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A Historical Survey of the Customs, Habits, & Pres

With them would have died the belief in chiromancy


addition to the two professions before-mentioned, commonly followed by the men, some of them employ themselves as carpenters and turners; the former making watering troughs and chests; the latter turn, trenchers and dishes; make sieves, spoons, and other trifling articles, which they hawk about. Many of them, as well as the smiths, find constant employment in the houses of the better sort of people; for whom they work the year round. They are not paid in money, but beside other advantages find a certain subsistence.

Those who are not thus circumstanced, do not wait at home for customers, but with their implements in a sack thrown over their shoulders, seek business in the cities and villages. When any one calls, they throw down the bundle, and prepare the apparatus for work, before the door of their employer.

The Gypsies have a fixed dislike to agriculture; and had rather suffer hunger, or any privation, than follow the plough. Since the year 1768, the Empress Theresa has commanded that the Hungarian, and Transylvanian Gypsies should be instructed in husbandry; but these orders have been very little regarded. At this time there are so few of them farmers in those parts, that they are undeserving of notice. In Spain and other European countries, it would be difficult to find one who had ever made a furrow in his life.

Respecting fortune-telling, with which the female Gypsies

impose on people's credulity in every district and corner of Europe, the origin, of the imposition is not to be attributed to them: the cheat was known and practised in Europe before their arrival; being deeply rooted in the ignorance of the middle age. The science of divination here was said to be already brought to a greater degree of perfection than among them. Rules were invented to tell lies from the inspection of the hand, in which the poor Gypsies were accounted mere bunglers. They in the seventeenth and eighteenth centuries were esteemed supernumeraries; there being men of great learning, who not only read lectures in Colleges on the art of chiromancy; but wrote many books, vilifying these people, and endeavouring to spoil their market. But these wise men are no more; their knowledge is deposited in the dead archives of literature; and probably had there been no Gypsies, with them would have died the belief in chiromancy, as is the case with respect to astrology, necromancy, oneirocritica, and the other offspring of imbecile fancy.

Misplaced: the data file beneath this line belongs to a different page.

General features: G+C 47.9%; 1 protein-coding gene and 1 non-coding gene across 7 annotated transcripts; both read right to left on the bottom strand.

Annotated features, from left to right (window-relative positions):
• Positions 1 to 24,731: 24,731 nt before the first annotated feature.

We must not omit to mention the occupation of gold-washing, by which thousands of Gypsies, of both sexes, in the Banat, Transylvania, Wallachia, and Moldavia, procure a livelihood in summer; who, in winter, make trays and troughs, which they sell in an honest way.

It is not permitted for every one, without exception, to be a gold-washer; such only can follow the employment as have permission from the office of Mons, where a College was established by the Empress Theresa, in 1748. In the seventh article of instructions granted, the Gypsies were allowed the privilege of washing for gold, for which each person pays a tribute to Government.

The gold-washers in Transylvania and the Banat, pay four guilders annually in gold dust. The tribute collected in Wallachia and Moldavia does not go into the public treasury, but belongs to the Princesses for pin-money.

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